The Commission have ruled that this basis for computing the taxable income of the operating company was wrong – or at least not in line with the Commission’s view of how the arm’s length principle, and the concept of the market economy operator in the Treaty, should operate to.  But it is not clear what this view is.

Numerous times in the press conference Vestager made reference to the cost-sharing payment made by the holding company back to the parent in the US.  She indicated that the amount of additional tax to be paid by the operating company in Luxembourg depends on the cost-sharing payments made by the holding company.  In her statement she said:

Furthermore, Amazon’s European profits depend on the level of payments due to Amazon in the US for the IP. This will be reflected when calculating the unpaid tax due in Luxembourg.

By that logic if the holding company had made €4 billion of cost-sharing payments rather than €2.7 billion then the additional tax would have been nil.  This seems an odd way of looking at the tax due by a company which does not make these payments to the US  but absent the full ruling it is what is implied by what Vestager said yesterday.

From the description above we note that the Commission have said “[t]he appropriate level of these payments has recently been determined by a US tax court.”  Yesterday, the IRS announced that they would appeal the ruling of the US tax court and Vestager indicated that the final amount of tax due based on her ruling would depend on the outcome of that.  In the question and answer session she said:

The court decisions in the US affect the final calculation of the profit to be taxed in Luxembourg but it is not for us to have a say in how they evaluate what should be paid for the use or development of the IP. This is not for us and we have not being looking into this.  And this also means that the appeal of the US tax authorities doesn’t change the methodology that we have set up or how we have been looking into the case.

The thing is that almost nobody thinks the cost-sharing payments are “appropriate”.  They might be those as required under US law but that in itself doesn’t make them right.  Large profits accruing to holding companies with little or no substance was one of the primary issues that the OECD BEPS project was set up to address.  The OECD have clearly stated that the profit should accrue to the activities that generate the profit.  In the case of Amazon this would seem to be the R&D activities in the US not the inventory and invoice management undertaken in Luxembourg.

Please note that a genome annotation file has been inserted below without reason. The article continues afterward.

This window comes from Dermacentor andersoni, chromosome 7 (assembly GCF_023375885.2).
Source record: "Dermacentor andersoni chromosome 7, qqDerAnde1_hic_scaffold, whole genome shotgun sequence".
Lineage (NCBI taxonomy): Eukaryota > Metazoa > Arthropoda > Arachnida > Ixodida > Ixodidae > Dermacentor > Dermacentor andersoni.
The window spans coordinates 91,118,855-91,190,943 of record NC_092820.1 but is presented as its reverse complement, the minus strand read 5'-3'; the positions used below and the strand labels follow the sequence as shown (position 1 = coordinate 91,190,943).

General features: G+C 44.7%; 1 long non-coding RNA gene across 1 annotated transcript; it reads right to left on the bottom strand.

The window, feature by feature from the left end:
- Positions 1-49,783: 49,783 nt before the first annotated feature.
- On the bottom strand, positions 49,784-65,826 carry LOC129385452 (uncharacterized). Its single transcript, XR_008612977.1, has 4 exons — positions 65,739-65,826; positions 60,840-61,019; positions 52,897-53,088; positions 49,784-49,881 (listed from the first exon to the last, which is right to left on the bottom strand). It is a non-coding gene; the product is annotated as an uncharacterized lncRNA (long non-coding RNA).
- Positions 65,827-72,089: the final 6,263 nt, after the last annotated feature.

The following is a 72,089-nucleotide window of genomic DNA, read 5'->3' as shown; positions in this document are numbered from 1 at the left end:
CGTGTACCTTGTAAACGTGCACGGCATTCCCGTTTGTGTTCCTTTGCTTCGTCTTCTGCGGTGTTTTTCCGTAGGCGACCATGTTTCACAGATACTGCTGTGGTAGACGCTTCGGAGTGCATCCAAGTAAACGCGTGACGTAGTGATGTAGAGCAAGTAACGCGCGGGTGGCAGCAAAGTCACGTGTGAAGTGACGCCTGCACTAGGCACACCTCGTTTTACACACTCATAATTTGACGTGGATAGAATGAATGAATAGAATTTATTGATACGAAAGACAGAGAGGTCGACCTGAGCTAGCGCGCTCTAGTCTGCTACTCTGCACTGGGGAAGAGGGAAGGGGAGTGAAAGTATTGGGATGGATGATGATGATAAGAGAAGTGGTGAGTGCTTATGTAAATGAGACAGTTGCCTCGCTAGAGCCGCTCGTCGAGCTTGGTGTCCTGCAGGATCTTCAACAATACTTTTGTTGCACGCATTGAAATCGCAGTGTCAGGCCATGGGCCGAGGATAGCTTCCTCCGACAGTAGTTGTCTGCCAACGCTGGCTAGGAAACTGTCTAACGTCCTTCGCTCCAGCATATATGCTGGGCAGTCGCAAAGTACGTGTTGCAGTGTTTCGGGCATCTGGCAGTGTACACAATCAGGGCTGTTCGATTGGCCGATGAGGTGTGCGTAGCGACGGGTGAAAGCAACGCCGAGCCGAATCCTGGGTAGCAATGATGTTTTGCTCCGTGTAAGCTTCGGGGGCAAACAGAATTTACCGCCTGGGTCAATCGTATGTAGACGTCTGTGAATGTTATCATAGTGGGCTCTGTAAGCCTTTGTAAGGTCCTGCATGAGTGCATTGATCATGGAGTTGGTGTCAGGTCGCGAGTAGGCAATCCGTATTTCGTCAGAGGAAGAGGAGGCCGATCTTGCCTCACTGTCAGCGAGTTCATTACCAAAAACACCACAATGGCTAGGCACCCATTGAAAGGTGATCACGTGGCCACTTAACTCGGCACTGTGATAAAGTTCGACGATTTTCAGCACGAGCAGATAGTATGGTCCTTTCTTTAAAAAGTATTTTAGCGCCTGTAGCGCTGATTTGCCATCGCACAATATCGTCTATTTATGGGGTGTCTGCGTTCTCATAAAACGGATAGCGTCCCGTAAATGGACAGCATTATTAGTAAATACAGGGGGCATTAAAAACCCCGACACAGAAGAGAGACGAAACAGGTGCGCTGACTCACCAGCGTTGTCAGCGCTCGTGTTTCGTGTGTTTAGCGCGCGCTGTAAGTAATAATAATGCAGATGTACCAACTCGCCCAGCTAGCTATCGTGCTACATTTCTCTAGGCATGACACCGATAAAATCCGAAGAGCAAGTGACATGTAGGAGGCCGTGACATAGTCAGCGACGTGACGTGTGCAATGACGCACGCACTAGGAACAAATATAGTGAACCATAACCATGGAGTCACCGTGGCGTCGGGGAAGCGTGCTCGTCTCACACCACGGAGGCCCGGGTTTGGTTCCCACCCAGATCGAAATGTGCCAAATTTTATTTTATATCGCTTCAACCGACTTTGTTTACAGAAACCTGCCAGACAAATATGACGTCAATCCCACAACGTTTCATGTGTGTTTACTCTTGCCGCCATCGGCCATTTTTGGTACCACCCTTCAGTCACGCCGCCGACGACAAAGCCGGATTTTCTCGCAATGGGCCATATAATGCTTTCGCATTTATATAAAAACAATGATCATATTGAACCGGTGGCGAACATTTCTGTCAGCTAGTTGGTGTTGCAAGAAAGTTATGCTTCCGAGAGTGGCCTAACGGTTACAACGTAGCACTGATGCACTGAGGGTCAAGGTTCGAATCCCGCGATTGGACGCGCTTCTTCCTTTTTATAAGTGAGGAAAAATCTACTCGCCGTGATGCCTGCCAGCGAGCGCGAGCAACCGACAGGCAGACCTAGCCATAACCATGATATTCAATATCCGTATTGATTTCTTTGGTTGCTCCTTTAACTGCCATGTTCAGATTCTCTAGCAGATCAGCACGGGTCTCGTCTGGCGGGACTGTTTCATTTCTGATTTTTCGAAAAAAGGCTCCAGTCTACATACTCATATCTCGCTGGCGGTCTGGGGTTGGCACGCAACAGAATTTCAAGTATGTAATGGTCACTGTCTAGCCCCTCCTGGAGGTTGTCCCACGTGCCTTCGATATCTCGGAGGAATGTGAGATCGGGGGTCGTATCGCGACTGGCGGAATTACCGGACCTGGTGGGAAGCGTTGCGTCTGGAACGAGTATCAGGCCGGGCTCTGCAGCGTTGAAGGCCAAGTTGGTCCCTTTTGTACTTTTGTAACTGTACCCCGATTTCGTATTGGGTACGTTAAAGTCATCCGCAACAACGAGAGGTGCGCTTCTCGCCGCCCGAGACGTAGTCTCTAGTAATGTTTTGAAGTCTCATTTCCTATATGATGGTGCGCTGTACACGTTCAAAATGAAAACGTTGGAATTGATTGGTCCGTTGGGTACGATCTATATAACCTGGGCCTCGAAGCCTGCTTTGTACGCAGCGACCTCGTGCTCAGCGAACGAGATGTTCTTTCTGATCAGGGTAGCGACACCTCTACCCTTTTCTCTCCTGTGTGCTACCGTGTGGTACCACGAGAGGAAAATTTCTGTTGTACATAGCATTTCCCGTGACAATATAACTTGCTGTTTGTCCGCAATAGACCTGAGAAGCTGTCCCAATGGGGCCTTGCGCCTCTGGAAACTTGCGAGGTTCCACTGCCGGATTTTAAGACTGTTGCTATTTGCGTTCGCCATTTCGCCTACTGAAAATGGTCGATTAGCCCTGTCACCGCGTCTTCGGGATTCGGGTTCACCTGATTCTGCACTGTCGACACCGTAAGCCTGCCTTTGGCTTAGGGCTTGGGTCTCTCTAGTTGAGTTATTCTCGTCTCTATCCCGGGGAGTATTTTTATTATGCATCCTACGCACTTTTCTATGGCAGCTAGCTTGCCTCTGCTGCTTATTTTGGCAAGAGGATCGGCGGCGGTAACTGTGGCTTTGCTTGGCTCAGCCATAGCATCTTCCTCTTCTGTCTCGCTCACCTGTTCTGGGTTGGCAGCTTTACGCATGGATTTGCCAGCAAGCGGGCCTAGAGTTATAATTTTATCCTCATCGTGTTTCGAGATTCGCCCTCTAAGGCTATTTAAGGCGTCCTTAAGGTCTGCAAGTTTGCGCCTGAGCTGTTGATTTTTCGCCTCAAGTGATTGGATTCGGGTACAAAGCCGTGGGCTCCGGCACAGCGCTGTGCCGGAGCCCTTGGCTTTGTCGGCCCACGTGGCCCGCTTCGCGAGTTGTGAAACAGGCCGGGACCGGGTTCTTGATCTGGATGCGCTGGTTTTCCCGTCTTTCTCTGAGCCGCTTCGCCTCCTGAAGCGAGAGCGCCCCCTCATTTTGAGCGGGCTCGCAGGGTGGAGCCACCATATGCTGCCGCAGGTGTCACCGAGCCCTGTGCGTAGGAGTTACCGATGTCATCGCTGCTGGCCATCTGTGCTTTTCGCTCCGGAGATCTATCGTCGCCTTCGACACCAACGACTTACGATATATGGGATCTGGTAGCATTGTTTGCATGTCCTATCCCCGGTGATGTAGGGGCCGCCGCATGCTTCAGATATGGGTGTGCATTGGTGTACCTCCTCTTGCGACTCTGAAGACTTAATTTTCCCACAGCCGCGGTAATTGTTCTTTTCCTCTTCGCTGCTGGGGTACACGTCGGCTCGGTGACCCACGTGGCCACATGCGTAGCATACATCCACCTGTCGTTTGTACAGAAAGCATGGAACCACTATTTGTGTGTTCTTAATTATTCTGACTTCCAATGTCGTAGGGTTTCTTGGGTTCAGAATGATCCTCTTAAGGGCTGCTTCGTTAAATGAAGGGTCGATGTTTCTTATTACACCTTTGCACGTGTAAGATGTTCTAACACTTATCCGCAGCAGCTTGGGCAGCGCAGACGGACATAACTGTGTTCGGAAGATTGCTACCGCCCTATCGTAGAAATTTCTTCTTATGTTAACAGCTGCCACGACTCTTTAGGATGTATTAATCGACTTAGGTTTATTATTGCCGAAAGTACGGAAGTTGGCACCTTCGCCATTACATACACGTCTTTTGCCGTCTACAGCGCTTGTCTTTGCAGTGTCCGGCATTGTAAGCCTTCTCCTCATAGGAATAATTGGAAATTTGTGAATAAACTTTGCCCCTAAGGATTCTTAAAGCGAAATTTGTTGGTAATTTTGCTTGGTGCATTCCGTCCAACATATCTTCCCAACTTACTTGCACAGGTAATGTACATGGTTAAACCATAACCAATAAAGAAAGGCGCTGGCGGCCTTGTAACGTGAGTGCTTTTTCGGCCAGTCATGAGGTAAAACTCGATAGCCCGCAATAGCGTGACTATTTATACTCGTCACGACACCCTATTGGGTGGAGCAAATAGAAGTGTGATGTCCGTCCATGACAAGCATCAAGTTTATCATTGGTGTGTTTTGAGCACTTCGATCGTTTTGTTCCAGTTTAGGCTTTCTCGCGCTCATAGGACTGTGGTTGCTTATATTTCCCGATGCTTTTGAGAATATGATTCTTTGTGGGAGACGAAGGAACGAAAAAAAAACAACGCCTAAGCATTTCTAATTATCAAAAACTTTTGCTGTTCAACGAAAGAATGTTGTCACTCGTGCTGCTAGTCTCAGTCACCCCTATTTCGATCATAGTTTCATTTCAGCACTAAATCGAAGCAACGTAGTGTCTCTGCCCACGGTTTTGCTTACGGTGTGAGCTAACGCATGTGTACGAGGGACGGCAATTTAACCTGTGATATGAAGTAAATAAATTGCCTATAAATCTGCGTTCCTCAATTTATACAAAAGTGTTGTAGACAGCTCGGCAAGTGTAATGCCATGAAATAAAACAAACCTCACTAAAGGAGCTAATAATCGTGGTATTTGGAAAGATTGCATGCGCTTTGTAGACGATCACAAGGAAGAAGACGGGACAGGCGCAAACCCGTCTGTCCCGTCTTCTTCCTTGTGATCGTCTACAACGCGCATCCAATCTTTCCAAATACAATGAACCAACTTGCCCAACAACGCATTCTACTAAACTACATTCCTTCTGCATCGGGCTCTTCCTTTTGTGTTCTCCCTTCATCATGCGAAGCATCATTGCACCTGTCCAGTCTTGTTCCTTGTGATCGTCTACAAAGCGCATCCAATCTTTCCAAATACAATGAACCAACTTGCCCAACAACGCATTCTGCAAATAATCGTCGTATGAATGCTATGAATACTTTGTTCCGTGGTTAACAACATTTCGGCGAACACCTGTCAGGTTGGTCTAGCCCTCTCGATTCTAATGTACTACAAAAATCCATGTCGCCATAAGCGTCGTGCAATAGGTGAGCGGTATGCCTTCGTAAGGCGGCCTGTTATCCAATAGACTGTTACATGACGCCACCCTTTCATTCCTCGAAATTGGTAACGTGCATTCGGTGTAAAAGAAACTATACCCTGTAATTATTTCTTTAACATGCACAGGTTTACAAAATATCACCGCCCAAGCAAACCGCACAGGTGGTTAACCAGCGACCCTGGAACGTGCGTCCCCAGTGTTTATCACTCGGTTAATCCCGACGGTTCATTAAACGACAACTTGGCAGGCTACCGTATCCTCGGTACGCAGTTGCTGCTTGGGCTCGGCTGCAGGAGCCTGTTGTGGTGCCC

Unlike the Apple case Vestager did not make any comments about the structure used by Amazon or whether additional tax could be due in other (market) countries.  She said:

On the question whether or not other tax authorities or national tax authorities should be looking into this I don’t think that it is a given. It wasn’t in the Apple case either but that were, sort of, more hooks in the decision to consider that.  We don’t find that to be as obvious in this case.  This is very much about European sales recorded in Luxembourg and therefore, sort of, the question about the royalty payment and what should then be taxed in Luxembourg from the profits earned.

This time her concern was limited to the profit attributed to the activities in Luxembourg.  Per the OECD approach the correct attribution of Amazon’s profit requires an adjustment of the payment made from the holding company to the parent company rather than adjusting the payments from the operating company to the holding company as Vestager has suggested.  But this is not straightforward.

Obviously, most of the focus is drawn to the payments that relate to successful R&D activities, i.e. those that result in large profits, but many arrangements will not lead to large profits.  A profit-split based on the proportion of the profit generated by the activities undertaken seems like an attractive alternative and a holding company with no substance would only be entitled to a small share of the profits but costs must be covered even if profits aren’t generated.

Many of the most successful cost-sharing arrangements have their operating bases outside the US in Ireland.  As a result Ireland is the origin of huge amounts of royalty payments.  Since 2010 these have summed to over €300 billion with €72 billion of outbound royalty payments made last year.  We are already seeing the end of this through the onshoring of IP with companies aligning their profits with the substance they have in Ireland.  The application of the OECD’s 2016 transfer pricing guidelines would likely disallow such payments.

But the state-aid cases are historic in nature and it may be the view of the Commission that such payments should never have been allowed.  We don’t know how much of the royalty payments that have originated from Ireland relate to holding company subsidiaries of US MNCs but it is likely to be a large amount.  Nor do we know how much is paid on by the holding companies to the parents as the contributions under the cost-sharing arrangements.

One of the unusual things about Amazon is that it spends a huge amount of its gross margin on R&D.  Amazon spends around one-third of its gross margin on R&D which is double the rate of Google, Apple and Facebook.  For these companies we can expect the cost-sharing payments to be a lower proportion of the profit accruing to the holding companies.

At this stage it is not clear where all this is going.  Maybe all we have had so far is a few foreshocks.  What we really need is for some of these cases to come before the courts so that the Commission’s approach to transfer pricing can be adjudicated on.  If decisions like the Amazon one are upheld then we really could end up anywhere.  If the decisions are overturned then maybe this will peter out.  New rules are being written but for the time being we can’t be sure what the old ones were.